The view from Morton Overlook, with
its multi-layered and interlocking set of
ridgelines, might be the nearest scene in the
Great Smoky Mountains National Park that
could be considered iconic. Photographers
breezily call these scenes "icons" and
depending on your artistic philosophy, this
could be either a good or bad thing.
The reality here is that the only folks who
care one way or the other about icons are
other photographers. Too many icons in
your portfolio might undermine your social standing among the camera literati. Morton,
whoever he was, presumably snapped a
photo here first and anyone who came
along after him is a plagiarizing, no-talent
hack. Exhibiting amazing foresight, he even
placed a sign before the vista with his name
emblazoned across its front, just to prove he
did it first.
Of course I am kidding.
Photographic icons are icons because the
scene possesses an easy, visual aesthetic that appeals to a wide range of people.
When a photographer walks up to one of
these scenes, there's an initial instinct to
photograph it a certain way because, a)
human beings tend to see things the same
way, especially those trained in the visual arts,
and b) the photographer has seen this image
before and he or she liked it and now wants
to possess it. This makes icons an easy target
for the beginner: a ready-made, aesthetically
appealing composition that only needs
some technical tweaking before pressing the
shutter, not to mention a nearly guaranteed
For the seasoned
photographer, an icon
is too easy, unoriginal,
and lacks the pure
pleasure of discovering
a unique, personal
vision of one's own.
Empty calories, you
I can appreciate both their
virtues and sins and come down squarely
on the fence in this friendly debate. Icons
are fun, particularly when you see one for
the first time. They are, after all, icons for a
damned good reason. And if it's not your
first time, finding a unique take on a tired
concept can be fun and exciting endeavor.
In this particular case, the image was more
about the unique atmospheric conditions
rather than a new and improved composition,
of which there are very few from this vantage
point. A stalled low-pressure system over
east Tennessee had me hiking and slogging
through mud and rain for five straight days
and it was wearing on me. When I sensed
some clearing, I wanted to wait out the
remainder of the storm from a high-elevation
vista where I could take advantage of any
drama between developing light and clouds.
Morton Overlook was my first stop.
When I saw that the ridges were visible and
the clouds lifting, I decided it would be my
last stop as well, icon or not. It was just past
4 p.m. in early April so any sunlight that did
happen to break through the clouds would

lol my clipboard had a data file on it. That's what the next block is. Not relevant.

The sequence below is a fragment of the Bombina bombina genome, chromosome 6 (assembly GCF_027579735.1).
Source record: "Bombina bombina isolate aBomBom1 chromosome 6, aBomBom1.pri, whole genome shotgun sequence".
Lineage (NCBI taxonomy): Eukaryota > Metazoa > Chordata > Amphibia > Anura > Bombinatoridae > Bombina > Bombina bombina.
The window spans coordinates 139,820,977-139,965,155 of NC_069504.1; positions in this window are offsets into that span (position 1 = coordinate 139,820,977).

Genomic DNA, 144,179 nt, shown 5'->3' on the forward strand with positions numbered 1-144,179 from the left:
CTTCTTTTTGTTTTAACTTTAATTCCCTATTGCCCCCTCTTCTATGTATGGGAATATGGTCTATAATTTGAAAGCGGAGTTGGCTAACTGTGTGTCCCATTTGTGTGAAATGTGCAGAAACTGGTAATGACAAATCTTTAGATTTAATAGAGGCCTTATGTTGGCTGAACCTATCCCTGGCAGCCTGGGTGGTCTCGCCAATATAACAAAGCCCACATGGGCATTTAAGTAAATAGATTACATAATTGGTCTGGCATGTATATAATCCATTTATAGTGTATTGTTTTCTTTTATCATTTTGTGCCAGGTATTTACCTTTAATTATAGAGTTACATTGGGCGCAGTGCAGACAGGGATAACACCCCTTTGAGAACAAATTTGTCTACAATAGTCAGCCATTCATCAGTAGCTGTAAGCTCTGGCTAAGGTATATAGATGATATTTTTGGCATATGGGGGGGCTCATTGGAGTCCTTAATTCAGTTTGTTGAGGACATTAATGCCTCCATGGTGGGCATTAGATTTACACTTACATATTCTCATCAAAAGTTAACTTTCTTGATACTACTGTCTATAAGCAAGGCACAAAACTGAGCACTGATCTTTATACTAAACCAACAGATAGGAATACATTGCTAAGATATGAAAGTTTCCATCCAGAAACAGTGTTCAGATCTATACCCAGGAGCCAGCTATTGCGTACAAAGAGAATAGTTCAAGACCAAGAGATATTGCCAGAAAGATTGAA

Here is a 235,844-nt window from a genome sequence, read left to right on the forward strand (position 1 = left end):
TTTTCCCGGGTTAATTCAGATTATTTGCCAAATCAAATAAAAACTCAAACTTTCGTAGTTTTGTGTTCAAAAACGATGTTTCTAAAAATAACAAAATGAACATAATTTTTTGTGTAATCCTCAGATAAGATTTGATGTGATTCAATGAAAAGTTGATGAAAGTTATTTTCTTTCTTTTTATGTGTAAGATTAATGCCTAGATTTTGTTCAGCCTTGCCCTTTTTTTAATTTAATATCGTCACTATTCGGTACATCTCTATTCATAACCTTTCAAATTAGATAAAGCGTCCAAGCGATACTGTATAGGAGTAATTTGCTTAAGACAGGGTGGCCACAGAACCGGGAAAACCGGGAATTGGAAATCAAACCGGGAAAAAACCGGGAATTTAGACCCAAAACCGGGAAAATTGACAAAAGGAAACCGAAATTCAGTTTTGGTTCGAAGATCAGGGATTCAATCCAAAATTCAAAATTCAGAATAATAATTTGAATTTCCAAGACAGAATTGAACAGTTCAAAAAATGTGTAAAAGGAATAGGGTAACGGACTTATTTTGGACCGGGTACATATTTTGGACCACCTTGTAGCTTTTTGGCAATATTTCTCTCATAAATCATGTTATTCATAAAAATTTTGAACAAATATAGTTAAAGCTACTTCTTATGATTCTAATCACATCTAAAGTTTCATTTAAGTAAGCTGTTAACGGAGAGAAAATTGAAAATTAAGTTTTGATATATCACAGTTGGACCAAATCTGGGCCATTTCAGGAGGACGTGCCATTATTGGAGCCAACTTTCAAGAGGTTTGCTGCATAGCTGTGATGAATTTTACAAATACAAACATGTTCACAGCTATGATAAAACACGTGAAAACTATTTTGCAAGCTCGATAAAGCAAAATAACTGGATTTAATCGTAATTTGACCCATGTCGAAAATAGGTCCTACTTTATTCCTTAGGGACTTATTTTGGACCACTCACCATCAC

be low-angled and warm-toned. The scene
would also be backlit, a boon for even more
dramatic light with the moisture-laden air,
mist, and remnants of
fog drifting through the
I selected a telephoto
lens to compress
and flatten the scene,
and to leave out any
featureless sky or
messy foreground. The
repeating lines and "V"
shapes created by the intersecting ridge lines
help move the eye effortlessly through the
scene diagonally from the bottom to the
upper right corner. It had balance, flow, and
building drama. The only missing ingredient
But it never really came together as hoped.
For five minutes or so, warm, filtered light
illuminated the valley for a bit of subtle
drama, but not the epic light show that
my imagination had painted for me. But
it's a moody, evocative image that stirs my
imagination and represents a bit of real and
metaphorical sunshine after a particularly dreary week.
Comments on NPN nature photography articles? Send them to the editor. NPN members may also log in and leave their comments below.
NPN Editor-in-Chief, Richard Bernabe has been a full-time professional nature photographer and writer since 2003. He's had thousands of publishing credits in books, magazines, and calandars and regularly leads photography tours and workshops all across the United States and internationally in places like Patagonia, Iceland, and Peru.
Comment posted by Jim DeWitt on 04/03/12 at 1:53 pm
Nice article, Richard. FYI: Ben Morton was mayor of Knoxville in the mid-1920ís and became an important advocate for creation of Great Smoky Mountains National Park.
Frozen Feather Images
Go on, prove me wrong. Destroy the fabric of the universe. See if I care.
††††† - Terry Pratchett
Registered on 08/28/06, 876 Posts, 6187 Comments Comment posted by Lance Warley on 04/04/12 at 09:33 am
Cool article, Richard. You're so right - only photographers consider icons as less than the best, and only some photographers at that.
To me, it's ridiculous. The first time I walked into St. Patrick's Cathedral, it took my breath away. Likewise for the first time I saw Delicate Arch, Moraine Lake, and a Snowy Egret fishing. Did it matter to me that millions of others already had seen the same things? Of course not.